The publication of this paper got me thinking and this blog post is an attempt to organize my thoughts.

A while back my group developed a method for high-throughput calculation of the effect of mutations on enzyme barrier heights. The newly developed PM6 method was key to this: it was fast enough and predicted the right reaction mechanism, which AM1 and PM3 did not.

Around that time Mike Gilson and Stefan Grimme published studies were they predicted good absolute binding energies of host-guest complexes using hydrogen bond- and dispersion-corrected PM6. Again PM6 was fast enough to compute the vibrational frequencies needed for the free energy correction.

Parallel to this we have been working in protein structure determination using chemical shifts. I am starting to suspect that the best way to validate the predicted position of key side chains is to compute their chemical shifts

Using PM6 in MOPAC gave all sorts of problems. At that time the only other option for PM6 was Gaussian, without dispersion and hydrogen bond corrections. So the only option was to put PM6 in GAMESS, or more precisely:

1. implement PM6

2. implement dispersion and hydrogen bond correction

3. interface to PCM

4. linear-scaling FMO implementation.

5. interface to QM/MM?

+Jimmy Charnley Kromann has done 1-2 and +Casper Steinmann has done 3, both for elements up to F. Heavier elements require

Now Nishimoto, Fedorov, and Irle have implemented dispersion-corrected DFTB and FMO2-DFTB in GAMESS, leaving the implementation of a hydrogen bond correction and interface to PCM.

For binding and frequencies the answer appears to be "yes" (see for example Table 5 and Table I). For TSs I'm not really sure, but perhaps a little better (Table 4). We should definitely test this on our little database.

One worry is that DFTB is available for fewer elements than PM6.

I think the latter. However I should definitely ask the authors if they have similar plans and when we can get our hands on their code. Should we decide to go ahead with FMO-PM6 this paper will be very helpful.

AMBER now has dispersion and hydrogen bond corrected PM6 and DFTB, complete with interface to a continuum solvent method and, of course, the AMBER FF. Do we really need to treat all the atoms with SE-QM? If not, we could go straight to applications!

One problem is that we have no real experience with AMBER. How easy is it to use? Would we get the help we need if we get stuck? How easy is it to modify the code?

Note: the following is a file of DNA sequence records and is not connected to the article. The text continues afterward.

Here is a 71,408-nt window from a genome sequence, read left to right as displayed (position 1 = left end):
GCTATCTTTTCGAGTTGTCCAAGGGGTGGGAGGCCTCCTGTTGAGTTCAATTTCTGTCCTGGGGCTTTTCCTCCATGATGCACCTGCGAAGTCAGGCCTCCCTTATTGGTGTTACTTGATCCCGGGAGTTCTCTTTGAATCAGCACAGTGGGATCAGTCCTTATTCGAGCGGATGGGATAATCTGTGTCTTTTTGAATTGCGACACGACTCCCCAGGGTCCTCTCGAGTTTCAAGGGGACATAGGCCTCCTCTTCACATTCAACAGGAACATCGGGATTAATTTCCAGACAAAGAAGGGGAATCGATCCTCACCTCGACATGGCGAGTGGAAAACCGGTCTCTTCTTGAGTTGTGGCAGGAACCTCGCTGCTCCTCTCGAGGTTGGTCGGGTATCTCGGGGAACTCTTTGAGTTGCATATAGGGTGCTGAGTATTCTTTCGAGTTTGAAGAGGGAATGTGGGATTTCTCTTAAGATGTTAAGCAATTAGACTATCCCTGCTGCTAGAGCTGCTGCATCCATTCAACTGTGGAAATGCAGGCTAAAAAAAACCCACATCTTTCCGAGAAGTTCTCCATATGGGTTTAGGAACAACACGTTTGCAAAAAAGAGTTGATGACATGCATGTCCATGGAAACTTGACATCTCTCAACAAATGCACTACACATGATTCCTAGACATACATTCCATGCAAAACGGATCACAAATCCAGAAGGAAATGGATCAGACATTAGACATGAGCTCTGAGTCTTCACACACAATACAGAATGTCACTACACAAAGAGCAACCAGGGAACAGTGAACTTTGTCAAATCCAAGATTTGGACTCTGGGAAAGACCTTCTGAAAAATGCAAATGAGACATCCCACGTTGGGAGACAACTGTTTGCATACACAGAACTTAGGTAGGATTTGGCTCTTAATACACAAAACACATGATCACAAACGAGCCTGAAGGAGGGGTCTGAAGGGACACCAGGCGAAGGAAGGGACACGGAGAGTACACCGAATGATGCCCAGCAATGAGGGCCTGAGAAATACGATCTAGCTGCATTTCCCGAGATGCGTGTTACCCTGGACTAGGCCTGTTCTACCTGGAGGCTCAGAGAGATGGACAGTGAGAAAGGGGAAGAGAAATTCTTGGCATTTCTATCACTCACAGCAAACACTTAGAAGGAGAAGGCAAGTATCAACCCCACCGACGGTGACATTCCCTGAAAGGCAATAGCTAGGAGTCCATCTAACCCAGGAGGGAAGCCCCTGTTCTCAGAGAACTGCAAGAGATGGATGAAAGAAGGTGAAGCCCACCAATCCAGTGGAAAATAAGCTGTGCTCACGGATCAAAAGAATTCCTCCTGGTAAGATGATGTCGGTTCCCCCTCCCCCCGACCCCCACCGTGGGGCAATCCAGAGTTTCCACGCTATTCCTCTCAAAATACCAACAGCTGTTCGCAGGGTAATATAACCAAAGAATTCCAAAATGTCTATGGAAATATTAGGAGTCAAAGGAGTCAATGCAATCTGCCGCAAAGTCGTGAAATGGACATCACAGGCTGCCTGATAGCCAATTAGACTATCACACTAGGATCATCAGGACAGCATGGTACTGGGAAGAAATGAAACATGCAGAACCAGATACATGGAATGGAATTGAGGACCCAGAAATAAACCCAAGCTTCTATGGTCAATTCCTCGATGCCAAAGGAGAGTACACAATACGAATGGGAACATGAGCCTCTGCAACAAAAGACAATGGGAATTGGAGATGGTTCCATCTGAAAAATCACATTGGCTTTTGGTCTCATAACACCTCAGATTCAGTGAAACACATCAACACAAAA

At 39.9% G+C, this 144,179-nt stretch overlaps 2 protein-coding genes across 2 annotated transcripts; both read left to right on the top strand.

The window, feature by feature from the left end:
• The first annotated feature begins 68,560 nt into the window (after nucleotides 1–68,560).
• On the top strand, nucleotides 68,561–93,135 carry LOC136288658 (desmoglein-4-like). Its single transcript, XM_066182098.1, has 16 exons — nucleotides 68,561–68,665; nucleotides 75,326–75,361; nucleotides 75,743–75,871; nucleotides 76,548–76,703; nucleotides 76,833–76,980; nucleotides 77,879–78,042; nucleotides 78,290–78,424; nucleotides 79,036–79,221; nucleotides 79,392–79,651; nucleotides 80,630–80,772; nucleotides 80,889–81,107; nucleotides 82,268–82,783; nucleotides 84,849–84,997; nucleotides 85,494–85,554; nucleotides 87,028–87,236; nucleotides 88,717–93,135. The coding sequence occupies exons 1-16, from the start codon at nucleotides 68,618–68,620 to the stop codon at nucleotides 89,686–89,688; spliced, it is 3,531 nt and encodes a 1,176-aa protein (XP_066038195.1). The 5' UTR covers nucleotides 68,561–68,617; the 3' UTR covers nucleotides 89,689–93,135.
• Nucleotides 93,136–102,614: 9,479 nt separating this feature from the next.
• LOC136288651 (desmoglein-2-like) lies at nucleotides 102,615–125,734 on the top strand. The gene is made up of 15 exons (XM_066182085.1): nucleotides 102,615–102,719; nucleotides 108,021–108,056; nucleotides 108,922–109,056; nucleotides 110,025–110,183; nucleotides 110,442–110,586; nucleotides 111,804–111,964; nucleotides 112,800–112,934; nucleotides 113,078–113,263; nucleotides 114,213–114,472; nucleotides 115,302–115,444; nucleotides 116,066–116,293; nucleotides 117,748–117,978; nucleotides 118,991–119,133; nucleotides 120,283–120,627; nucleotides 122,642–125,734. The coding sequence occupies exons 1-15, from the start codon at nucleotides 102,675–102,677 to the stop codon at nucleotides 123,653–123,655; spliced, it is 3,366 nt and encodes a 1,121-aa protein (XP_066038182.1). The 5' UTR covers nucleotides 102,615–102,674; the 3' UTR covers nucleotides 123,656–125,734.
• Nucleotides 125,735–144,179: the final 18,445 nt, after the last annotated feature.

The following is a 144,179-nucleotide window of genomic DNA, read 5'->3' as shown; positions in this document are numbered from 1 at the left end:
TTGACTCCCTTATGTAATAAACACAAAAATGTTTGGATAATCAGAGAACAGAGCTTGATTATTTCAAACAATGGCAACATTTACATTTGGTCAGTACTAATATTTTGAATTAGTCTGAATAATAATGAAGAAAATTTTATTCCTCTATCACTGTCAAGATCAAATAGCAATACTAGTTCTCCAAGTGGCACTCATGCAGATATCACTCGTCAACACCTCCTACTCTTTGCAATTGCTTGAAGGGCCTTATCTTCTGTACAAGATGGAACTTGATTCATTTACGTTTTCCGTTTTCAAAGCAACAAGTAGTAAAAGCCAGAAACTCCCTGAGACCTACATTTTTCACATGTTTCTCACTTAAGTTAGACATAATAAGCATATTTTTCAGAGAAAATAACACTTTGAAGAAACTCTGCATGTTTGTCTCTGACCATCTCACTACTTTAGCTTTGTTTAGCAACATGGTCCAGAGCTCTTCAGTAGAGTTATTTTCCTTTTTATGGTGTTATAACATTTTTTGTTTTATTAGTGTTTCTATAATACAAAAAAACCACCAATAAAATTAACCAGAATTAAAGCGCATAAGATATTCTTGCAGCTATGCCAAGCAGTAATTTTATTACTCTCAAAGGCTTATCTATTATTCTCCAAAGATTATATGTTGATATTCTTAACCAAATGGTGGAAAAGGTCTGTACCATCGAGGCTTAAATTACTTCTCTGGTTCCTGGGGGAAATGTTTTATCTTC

There is really only one way to find out.

This work is licensed under a Creative Commons Attribution 4.0

**Background**A while back my group developed a method for high-throughput calculation of the effect of mutations on enzyme barrier heights. The newly developed PM6 method was key to this: it was fast enough and predicted the right reaction mechanism, which AM1 and PM3 did not.

Around that time Mike Gilson and Stefan Grimme published studies were they predicted good absolute binding energies of host-guest complexes using hydrogen bond- and dispersion-corrected PM6. Again PM6 was fast enough to compute the vibrational frequencies needed for the free energy correction.

Parallel to this we have been working in protein structure determination using chemical shifts. I am starting to suspect that the best way to validate the predicted position of key side chains is to compute their chemical shifts

*ab initio*. The first step this process might be a complete or partial geometry optimization using something like PM6-D3H+, followed by an QM/MM-like*ab initio*chemical shift calculation. Or perhaps a similar check of all side chains.**PM6 in GAMESS**Using PM6 in MOPAC gave all sorts of problems. At that time the only other option for PM6 was Gaussian, without dispersion and hydrogen bond corrections. So the only option was to put PM6 in GAMESS, or more precisely:

1. implement PM6

2. implement dispersion and hydrogen bond correction

3. interface to PCM

4. linear-scaling FMO implementation.

5. interface to QM/MM?

+Jimmy Charnley Kromann has done 1-2 and +Casper Steinmann has done 3, both for elements up to F. Heavier elements require

*d*-functions. We have the d-integral code.**DFTB in GAMESS**Now Nishimoto, Fedorov, and Irle have implemented dispersion-corrected DFTB and FMO2-DFTB in GAMESS, leaving the implementation of a hydrogen bond correction and interface to PCM.

**Where does that leave us?***Is DFTB as good as PM6?*For binding and frequencies the answer appears to be "yes" (see for example Table 5 and Table I). For TSs I'm not really sure, but perhaps a little better (Table 4). We should definitely test this on our little database.

One worry is that DFTB is available for fewer elements than PM6.

*What's more work: implementing PM6 for the remaining elements, and d-integral PCM implementation, and FMO2*or*implementing hydrogen bond corrections and the PCM interface for DFTB?*I think the latter. However I should definitely ask the authors if they have similar plans and when we can get our hands on their code. Should we decide to go ahead with FMO-PM6 this paper will be very helpful.

**What about QM/MM?**AMBER now has dispersion and hydrogen bond corrected PM6 and DFTB, complete with interface to a continuum solvent method and, of course, the AMBER FF. Do we really need to treat all the atoms with SE-QM? If not, we could go straight to applications!

One problem is that we have no real experience with AMBER. How easy is it to use? Would we get the help we need if we get stuck? How easy is it to modify the code?

There is really only one way to find out.

This work is licensed under a Creative Commons Attribution 4.0